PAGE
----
As a knowledgeable investor, I’m sure you have heard about the principle of diversification in investment. In my opinion, the most crucial time to have a diversified portfolio is in uncertain times where the economic outlook is weak.
What is diversification and what are the benefits?
Diversification means holding a variety of assets in your portfolio. The big idea is that if you own a single investment and it goes bust, you lose 100% of your investment fund. But if you held, say, six investments, the chance of them all going bust at the same time is minimal, assuming that they are diversified. Therefore, the level of risk in a properly diversified portfolio is much reduced.
An important aspect of diversification is to ensure that your basket of assets is non-correlated. What does that mean? It means that if one asset falls in value, it doesn’t pull the other assets down, in fact, in an ideal world, their value would rise.
An example of two correlated assets would be if you held shares in British Airways and Easyjet. Both airlines. It is likely that if an international event occurs, which causes a drop in the value of one, it is highly likely that the other will also drop in value. An example might be a sudden rise in the fuel price or the current pandemic!
To understand non-correlated assets, lets’ make a comparison between holding shares and gold. In this case, a facing correlation between the two asset classes is expected. Here’s what happened in the last eight stock market crashes in the USA. In six, gold gained value when the price of shares fell.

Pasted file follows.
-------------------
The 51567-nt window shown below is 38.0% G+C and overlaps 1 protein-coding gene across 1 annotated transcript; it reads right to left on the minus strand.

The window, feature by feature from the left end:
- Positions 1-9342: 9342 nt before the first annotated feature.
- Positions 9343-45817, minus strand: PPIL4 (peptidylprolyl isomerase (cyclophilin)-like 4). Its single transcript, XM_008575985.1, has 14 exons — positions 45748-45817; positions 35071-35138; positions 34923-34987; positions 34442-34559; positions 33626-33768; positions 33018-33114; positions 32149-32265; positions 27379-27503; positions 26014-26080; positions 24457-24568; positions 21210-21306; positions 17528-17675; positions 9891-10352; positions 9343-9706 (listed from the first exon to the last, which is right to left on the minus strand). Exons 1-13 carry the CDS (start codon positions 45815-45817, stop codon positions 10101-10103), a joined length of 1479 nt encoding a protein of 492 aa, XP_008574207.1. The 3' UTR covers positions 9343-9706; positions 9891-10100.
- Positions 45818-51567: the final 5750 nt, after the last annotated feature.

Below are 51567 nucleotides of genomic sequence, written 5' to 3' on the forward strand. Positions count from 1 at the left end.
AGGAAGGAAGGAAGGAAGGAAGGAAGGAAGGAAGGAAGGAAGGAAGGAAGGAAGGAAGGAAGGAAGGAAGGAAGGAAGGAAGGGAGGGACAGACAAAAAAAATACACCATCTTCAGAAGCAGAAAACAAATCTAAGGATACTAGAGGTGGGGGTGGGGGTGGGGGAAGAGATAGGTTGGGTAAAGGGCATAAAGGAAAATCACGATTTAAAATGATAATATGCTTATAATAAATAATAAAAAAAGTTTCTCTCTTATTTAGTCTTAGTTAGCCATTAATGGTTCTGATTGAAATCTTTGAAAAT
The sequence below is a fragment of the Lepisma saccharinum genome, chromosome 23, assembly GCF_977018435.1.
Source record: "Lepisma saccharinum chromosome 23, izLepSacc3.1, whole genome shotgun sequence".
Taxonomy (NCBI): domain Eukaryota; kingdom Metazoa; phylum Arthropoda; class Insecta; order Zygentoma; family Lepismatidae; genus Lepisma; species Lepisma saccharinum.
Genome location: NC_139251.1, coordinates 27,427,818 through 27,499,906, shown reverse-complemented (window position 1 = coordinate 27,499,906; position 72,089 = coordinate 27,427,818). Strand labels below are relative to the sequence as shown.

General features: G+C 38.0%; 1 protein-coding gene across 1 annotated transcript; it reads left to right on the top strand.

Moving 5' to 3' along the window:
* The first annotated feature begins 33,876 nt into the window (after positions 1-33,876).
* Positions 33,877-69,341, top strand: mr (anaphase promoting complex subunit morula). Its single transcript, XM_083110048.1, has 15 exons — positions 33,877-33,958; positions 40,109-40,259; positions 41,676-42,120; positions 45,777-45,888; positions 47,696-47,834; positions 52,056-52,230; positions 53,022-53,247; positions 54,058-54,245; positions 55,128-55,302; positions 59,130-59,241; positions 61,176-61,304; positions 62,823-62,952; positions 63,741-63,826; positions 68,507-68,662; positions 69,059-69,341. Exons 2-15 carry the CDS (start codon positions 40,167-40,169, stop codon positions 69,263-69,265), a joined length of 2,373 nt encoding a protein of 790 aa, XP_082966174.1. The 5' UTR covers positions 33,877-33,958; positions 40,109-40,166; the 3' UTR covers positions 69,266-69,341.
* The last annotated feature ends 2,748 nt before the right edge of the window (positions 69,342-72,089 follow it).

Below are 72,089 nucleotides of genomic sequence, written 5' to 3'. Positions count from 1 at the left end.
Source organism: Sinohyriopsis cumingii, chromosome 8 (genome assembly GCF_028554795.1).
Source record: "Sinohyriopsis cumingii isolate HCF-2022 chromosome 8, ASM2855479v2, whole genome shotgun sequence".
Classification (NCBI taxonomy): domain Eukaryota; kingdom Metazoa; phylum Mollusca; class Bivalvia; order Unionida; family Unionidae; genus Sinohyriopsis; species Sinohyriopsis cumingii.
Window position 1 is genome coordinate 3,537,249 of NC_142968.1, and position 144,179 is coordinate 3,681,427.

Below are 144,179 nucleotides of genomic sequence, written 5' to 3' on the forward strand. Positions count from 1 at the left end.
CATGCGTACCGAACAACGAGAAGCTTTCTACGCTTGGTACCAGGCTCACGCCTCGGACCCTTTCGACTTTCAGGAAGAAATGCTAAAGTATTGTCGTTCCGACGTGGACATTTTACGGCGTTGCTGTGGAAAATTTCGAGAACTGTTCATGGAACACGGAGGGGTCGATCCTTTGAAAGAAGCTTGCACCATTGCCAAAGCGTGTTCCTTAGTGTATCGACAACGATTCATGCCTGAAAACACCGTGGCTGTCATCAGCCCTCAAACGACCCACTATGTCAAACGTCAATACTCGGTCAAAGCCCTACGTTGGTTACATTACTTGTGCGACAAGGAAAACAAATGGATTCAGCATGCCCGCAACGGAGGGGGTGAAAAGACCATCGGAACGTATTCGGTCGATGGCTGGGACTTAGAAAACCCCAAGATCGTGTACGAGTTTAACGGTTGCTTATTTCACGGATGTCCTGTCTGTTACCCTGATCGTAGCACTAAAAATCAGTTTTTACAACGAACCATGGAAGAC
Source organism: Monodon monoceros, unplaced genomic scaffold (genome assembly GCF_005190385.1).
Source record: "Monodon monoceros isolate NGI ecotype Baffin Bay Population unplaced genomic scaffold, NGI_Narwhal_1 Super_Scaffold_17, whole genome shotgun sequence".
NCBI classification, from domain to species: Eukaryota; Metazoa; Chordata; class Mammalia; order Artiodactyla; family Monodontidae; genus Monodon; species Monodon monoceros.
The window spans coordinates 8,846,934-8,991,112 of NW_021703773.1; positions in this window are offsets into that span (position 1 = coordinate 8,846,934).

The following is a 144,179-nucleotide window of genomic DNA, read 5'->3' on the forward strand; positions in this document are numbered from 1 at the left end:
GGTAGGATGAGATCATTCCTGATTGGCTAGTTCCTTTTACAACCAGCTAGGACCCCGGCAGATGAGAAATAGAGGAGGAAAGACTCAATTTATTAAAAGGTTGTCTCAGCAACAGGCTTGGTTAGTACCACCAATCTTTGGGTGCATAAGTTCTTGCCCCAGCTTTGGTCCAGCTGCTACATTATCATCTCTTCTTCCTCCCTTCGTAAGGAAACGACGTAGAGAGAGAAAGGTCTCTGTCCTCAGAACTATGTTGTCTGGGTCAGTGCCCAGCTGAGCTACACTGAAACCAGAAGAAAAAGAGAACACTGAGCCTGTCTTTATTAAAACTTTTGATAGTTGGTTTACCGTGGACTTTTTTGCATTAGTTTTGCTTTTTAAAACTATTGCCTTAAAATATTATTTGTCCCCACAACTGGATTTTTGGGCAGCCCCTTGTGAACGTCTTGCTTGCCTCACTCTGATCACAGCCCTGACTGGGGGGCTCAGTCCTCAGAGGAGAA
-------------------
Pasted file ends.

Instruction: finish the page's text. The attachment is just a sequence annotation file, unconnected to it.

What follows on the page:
The most vivid example was during the housing and financial crash of 2007-2009. US Stocks lost 56%, while gold gained 25%. That’s an overall difference in the performance of 81%. I bet you wish you were holding gold at that time!
In the two periods when gold also fell, it recovered very quickly a little later.
We’ve just had a period of significant instability in the stock market. The FTSE100 has fallen from a high of 7,600 to a low of 4,900. That’s a fall of 35%, and even after a rally in recent days, it is still down 25% from the peak.
What about Gold?
What you can see is that after a much smaller fall of around 7%, the price recovered during late March and into early April. Now back to the same level as it was before the share crash. In other words, even as recently as the current coronavirus pandemic, gold shows a negative correlation with stock market prices. This characteristic can help hedge your portfolio against unexpected shocks.
Of course, there are many other asset classes than shares and gold bullion, and a well-diversified portfolio will take advantage of a broader range of investments. If you do this, then diversification will help you:
• Minimise the risk of severe losses.
• Preserve capital.
• Generate higher average rates of return.
One of the long term successes of fund management
is the Yale Endowment fund, an enormous USA fund looking after about $30bn of university money. The fund has achieved an average return of 12% pa across the last 20 years - astounding!
The main secret to their success is a well-diversified fund that is heavily weighted in alternative investments (around 55% of the fund). The alternative investments have enabled them to invest in riskier opportunities with higher returns, compensating for this individual increased risk through diversification!
Diversification is not just about having a mix of asset allocation, it is also about having the right asset allocation to include (in my view) a fair balance of alternative investments.
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